Beware of These Top 3 OSHA Violations in the Workplace


The right to work in a safe environment is a globally acknowledged human right protected by the Occupational Safety and Health Administration (OSHA). OSHA safety standards help keep employees safe within your organization.

LHA Trust Funds recommends regularly reviewing OSHA standards as a best practice for your organization. Risk assessments comparing organizational practices to OSHA standards are another great way to evaluate employee safety at your organization.

Our risk experts discuss this year’s top three most cited OSHA standards in the Health Care and Social Assistance industries and offer tips to help your healthcare organization understand and reduce risks associated with these common OSHA violations in the workplace.


#1 Most Cited OSHA Standard: Bloodborne Pathogens (1910.1030)

With 162 citations and over $400,000 in penalty costs, bloodborne pathogens came in as the most cited standard in 2023.

This standard requires safeguards to protect employees from exposure to bloodborne pathogens and other potentially infectious materials. It applies to any employee who could be “reasonably anticipated” to encounter blood or other potentially contaminated materials through their job duties.

Though healthcare providers at all levels are included in this standard, you also want to consider employees in other departments within a healthcare organization who may encounter bloodborne pathogens such as environmental services or laundry staff.

Creating a comprehensive Exposure Control Plan is the first step in ensuring protection against bloodborne pathogens. The written plan must be accessible to all employees and identify job tasks where exposure to bloodborne pathogens may occur.

It should also address the following:

  • Engineering and work practice controls to protect against exposures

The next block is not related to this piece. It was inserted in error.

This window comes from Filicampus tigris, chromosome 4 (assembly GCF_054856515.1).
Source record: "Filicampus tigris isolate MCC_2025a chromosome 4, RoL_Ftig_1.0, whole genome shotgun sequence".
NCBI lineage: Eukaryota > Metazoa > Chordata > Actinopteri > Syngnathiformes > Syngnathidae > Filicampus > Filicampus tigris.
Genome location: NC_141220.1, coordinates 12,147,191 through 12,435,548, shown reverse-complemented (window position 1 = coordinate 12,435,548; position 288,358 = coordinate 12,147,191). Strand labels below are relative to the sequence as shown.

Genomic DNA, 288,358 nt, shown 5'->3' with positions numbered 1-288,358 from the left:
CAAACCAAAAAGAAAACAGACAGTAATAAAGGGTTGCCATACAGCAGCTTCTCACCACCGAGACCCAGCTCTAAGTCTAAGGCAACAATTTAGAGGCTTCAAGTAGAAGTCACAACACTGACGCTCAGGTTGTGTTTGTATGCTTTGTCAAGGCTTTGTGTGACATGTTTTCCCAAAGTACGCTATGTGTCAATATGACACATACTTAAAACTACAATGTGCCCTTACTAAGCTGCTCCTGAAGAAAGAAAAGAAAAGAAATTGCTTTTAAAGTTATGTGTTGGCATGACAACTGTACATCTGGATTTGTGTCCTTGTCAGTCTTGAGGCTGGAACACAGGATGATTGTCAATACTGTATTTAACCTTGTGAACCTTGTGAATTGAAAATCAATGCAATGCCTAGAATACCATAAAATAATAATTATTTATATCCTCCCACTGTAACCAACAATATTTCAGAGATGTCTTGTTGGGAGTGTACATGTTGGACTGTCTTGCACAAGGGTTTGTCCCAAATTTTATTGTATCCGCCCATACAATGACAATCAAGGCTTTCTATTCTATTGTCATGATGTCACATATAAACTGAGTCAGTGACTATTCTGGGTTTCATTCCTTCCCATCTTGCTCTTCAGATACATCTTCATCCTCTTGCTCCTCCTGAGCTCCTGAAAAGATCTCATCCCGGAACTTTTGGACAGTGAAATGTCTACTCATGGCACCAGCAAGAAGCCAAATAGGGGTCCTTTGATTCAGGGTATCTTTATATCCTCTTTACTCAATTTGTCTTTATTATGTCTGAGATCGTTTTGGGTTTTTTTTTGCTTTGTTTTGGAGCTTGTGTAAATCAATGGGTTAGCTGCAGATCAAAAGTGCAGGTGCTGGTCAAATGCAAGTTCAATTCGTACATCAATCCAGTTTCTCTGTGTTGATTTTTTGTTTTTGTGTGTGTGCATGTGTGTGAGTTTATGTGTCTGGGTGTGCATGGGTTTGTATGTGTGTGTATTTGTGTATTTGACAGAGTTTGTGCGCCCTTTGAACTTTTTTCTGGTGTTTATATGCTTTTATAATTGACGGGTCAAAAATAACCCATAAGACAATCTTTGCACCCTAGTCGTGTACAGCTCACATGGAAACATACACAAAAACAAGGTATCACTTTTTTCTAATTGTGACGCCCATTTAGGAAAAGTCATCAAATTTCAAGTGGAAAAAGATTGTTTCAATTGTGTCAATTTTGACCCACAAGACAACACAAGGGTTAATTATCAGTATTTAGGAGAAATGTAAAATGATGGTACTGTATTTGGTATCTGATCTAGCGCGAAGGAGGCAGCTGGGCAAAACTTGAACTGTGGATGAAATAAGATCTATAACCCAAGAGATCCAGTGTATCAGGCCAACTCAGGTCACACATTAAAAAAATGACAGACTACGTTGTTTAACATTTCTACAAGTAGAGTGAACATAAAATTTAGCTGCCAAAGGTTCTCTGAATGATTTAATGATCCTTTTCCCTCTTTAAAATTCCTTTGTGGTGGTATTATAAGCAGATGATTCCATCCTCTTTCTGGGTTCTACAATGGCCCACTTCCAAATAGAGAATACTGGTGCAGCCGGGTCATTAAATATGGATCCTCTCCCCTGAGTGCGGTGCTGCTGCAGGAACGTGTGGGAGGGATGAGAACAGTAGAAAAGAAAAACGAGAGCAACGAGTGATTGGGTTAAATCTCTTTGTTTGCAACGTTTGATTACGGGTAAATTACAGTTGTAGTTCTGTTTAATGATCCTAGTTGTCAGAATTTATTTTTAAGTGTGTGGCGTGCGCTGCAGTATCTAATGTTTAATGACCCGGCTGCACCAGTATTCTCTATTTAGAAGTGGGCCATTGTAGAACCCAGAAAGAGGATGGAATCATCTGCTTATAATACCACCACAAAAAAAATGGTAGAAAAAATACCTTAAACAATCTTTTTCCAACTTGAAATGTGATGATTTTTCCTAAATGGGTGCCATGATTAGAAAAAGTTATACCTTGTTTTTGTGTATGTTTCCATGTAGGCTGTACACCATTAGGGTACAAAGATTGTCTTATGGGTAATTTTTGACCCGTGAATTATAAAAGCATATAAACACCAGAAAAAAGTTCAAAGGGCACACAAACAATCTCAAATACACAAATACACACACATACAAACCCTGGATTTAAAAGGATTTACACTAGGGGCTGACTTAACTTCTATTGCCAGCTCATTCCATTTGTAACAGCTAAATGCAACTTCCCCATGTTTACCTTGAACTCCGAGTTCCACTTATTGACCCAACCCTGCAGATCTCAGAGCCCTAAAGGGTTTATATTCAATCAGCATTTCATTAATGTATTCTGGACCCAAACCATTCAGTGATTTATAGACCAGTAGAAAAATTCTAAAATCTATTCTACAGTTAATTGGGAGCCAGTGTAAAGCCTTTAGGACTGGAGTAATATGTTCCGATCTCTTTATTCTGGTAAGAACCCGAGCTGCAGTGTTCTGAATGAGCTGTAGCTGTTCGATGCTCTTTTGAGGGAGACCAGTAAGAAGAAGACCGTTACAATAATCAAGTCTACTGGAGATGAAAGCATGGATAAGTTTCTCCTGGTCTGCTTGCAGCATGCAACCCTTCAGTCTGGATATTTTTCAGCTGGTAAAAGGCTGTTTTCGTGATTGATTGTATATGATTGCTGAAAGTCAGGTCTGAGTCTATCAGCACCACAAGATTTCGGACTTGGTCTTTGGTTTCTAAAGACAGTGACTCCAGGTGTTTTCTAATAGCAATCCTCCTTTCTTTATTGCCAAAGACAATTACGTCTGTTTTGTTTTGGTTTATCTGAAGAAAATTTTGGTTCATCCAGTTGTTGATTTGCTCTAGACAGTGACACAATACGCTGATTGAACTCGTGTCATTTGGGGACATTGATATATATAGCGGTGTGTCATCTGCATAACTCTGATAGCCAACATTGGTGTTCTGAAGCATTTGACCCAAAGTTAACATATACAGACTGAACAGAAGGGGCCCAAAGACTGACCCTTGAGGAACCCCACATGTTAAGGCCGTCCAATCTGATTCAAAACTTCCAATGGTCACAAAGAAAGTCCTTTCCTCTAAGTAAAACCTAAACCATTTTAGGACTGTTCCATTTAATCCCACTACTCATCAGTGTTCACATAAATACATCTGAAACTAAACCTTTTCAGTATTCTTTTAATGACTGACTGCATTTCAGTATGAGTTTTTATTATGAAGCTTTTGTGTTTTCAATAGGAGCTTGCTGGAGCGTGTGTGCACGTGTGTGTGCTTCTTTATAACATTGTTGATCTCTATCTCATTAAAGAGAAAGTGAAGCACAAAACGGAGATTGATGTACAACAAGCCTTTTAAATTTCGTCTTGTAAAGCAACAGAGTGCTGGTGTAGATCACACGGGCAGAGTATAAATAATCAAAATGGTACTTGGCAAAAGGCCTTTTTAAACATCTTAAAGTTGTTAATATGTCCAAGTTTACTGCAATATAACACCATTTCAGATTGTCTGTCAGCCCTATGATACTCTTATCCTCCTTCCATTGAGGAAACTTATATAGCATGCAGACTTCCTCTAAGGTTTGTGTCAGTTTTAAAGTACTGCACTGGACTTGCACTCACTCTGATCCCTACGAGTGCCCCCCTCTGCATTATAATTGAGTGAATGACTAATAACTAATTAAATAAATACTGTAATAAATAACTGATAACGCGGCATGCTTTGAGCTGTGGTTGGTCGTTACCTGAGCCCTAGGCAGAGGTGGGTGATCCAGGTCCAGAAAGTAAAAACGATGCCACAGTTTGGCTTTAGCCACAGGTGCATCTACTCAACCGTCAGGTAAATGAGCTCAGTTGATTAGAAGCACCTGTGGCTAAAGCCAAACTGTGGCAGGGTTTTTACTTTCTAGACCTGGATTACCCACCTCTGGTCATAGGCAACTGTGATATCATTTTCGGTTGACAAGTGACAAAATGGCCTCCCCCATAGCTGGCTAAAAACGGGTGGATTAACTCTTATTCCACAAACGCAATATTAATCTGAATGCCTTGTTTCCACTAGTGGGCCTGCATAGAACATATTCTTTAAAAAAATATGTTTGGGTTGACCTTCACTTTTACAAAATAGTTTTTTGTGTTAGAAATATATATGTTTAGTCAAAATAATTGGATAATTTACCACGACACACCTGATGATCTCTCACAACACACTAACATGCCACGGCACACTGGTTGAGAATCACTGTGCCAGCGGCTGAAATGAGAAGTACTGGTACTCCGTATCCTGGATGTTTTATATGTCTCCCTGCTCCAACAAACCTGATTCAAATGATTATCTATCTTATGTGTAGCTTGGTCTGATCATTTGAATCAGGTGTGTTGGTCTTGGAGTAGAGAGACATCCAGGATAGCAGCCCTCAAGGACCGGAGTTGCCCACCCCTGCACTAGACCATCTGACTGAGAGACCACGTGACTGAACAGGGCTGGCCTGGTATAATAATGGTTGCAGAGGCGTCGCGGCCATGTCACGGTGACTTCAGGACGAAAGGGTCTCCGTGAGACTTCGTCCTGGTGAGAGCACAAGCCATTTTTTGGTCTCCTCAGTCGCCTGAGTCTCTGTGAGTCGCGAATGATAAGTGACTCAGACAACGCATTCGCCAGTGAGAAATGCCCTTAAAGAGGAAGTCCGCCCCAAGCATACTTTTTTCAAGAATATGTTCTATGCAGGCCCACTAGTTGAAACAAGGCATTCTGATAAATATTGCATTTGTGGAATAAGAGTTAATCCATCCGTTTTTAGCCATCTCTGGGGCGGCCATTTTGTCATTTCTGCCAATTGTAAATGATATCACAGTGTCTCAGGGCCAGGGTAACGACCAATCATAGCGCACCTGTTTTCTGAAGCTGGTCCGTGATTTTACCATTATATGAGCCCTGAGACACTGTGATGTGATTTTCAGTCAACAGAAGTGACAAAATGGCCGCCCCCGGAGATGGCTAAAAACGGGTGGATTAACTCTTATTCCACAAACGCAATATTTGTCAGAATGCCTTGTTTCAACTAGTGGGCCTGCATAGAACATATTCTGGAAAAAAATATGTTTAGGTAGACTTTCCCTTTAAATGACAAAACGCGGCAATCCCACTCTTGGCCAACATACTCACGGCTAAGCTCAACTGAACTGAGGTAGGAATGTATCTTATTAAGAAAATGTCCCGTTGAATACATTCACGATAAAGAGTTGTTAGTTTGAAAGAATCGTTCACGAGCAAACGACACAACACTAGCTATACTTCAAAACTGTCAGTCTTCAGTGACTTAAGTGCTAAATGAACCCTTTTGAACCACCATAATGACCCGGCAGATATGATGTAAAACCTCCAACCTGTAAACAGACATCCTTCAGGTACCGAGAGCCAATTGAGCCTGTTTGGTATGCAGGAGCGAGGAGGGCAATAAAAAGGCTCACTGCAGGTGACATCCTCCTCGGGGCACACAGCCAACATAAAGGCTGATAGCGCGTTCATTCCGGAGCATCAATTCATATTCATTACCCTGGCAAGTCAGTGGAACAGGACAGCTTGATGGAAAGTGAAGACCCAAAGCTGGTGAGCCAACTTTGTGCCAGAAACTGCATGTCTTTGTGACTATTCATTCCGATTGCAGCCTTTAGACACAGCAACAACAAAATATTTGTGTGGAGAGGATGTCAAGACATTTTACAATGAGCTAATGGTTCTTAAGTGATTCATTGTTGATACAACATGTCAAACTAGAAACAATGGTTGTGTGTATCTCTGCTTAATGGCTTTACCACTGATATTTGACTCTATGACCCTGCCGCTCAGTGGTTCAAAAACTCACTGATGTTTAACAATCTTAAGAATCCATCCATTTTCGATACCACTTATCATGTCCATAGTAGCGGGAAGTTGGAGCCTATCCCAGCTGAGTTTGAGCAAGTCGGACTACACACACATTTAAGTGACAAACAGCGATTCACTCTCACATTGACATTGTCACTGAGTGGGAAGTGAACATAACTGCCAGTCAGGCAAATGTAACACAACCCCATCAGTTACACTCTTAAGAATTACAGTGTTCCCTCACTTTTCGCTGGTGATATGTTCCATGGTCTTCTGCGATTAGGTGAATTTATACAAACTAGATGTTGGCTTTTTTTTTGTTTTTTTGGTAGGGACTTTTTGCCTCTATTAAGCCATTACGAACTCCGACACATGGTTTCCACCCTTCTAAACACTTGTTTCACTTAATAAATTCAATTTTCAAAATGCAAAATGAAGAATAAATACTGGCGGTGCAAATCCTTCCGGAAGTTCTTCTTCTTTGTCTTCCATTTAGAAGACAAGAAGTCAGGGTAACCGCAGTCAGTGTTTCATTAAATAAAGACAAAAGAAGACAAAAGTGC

The installation of handwashing sinks is an example of engineering control. A set of rules that ban eating or drinking in a specific area to prevent cross-contamination is an example of work practice control.
  • Use of personal protective equipment (PPE)
    Specific types of PPE are required for each job and task so that your staff is fully protected.
  • Employee training
    At a minimum, employees should be trained upon hire and annually to ensure employees are equipped with bloodborne pathogen training.
  • Medical Surveillance
    A plan for surveillance of illness should be in place in the event an exposure occurs.
  • Hepatitis B vaccinations
    Since Hepatitis B is one of the most common bloodborne pathogens, providing vaccinations will reduce the risk of employees contracting the disease.
  • Use of signs and labels
    Biohazard signs and red containers should be used to alert employees that potentially infected materials are stored within.

Sharp/needlestick injuries are one of the most common bloodborne pathogen hazards in healthcare. Frequently evaluating these risks and working to reduce them is vital. To get started, take a fresh look at these processes:

  • the use of safety needles,
  • the use of sharp containers for proper disposal of sharps, and
  • employee training.

LHA Trust Funds Needlestick Prevention On-Site Training provides your staff with a heightened awareness of how to protect themselves against common sharp-related injuries.


#2 Most Cited OSHA Standard: Respiratory Protection (1910.0134)

This standard requires employee protection from respiratory hazards such as viruses, smoke, fumes, and gases. When engineering controls are not available or feasible, appropriate respirators must be used to reduce exposure risks.